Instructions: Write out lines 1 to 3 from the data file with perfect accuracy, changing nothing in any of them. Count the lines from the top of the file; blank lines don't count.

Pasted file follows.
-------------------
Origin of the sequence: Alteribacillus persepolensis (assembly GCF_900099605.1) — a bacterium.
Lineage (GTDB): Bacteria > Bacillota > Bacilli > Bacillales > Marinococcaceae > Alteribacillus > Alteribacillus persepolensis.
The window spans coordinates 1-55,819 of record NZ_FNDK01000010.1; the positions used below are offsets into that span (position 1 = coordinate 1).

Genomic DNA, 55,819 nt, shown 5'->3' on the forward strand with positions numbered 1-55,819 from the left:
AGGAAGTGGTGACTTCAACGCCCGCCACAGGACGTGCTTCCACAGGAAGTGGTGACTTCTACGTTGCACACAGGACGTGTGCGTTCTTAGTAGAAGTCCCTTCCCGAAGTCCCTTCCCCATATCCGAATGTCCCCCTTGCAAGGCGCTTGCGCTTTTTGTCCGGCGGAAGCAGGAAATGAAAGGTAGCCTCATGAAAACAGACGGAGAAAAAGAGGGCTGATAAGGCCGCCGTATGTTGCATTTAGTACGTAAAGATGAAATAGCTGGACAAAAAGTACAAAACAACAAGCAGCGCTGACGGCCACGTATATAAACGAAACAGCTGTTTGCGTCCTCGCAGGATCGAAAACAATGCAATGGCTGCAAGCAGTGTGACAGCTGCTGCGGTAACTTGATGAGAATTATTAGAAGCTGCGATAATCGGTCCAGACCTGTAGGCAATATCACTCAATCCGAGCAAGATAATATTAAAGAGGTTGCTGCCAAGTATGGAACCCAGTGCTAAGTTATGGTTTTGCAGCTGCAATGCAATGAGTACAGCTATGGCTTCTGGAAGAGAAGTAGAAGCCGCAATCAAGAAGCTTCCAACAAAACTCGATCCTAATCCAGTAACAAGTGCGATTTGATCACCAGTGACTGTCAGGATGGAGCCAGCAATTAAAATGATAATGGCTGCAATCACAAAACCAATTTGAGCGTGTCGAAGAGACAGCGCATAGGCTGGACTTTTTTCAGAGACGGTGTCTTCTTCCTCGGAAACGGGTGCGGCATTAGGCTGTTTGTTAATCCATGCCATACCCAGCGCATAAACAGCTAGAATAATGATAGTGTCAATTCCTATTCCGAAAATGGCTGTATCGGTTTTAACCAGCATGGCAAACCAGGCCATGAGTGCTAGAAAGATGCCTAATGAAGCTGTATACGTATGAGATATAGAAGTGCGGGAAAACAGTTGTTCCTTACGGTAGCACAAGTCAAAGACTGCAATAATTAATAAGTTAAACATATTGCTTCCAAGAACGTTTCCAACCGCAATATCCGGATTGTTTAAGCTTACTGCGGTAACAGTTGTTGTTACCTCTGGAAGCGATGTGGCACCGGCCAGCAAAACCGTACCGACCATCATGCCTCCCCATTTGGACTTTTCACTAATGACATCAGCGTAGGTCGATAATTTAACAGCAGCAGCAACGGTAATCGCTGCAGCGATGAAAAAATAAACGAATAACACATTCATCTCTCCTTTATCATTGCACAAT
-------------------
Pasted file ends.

Origin of the sequence: Alteribacillus persepolensis (assembly GCF_900099605.1) — a bacterium.
Lineage (GTDB): Bacteria > Bacillota > Bacilli > Bacillales > Marinococcaceae > Alteribacillus > Alteribacillus persepolensis.
The window spans coordinates 1-55,819 of record NZ_FNDK01000010.1; the positions used below are offsets into that span (position 1 = coordinate 1).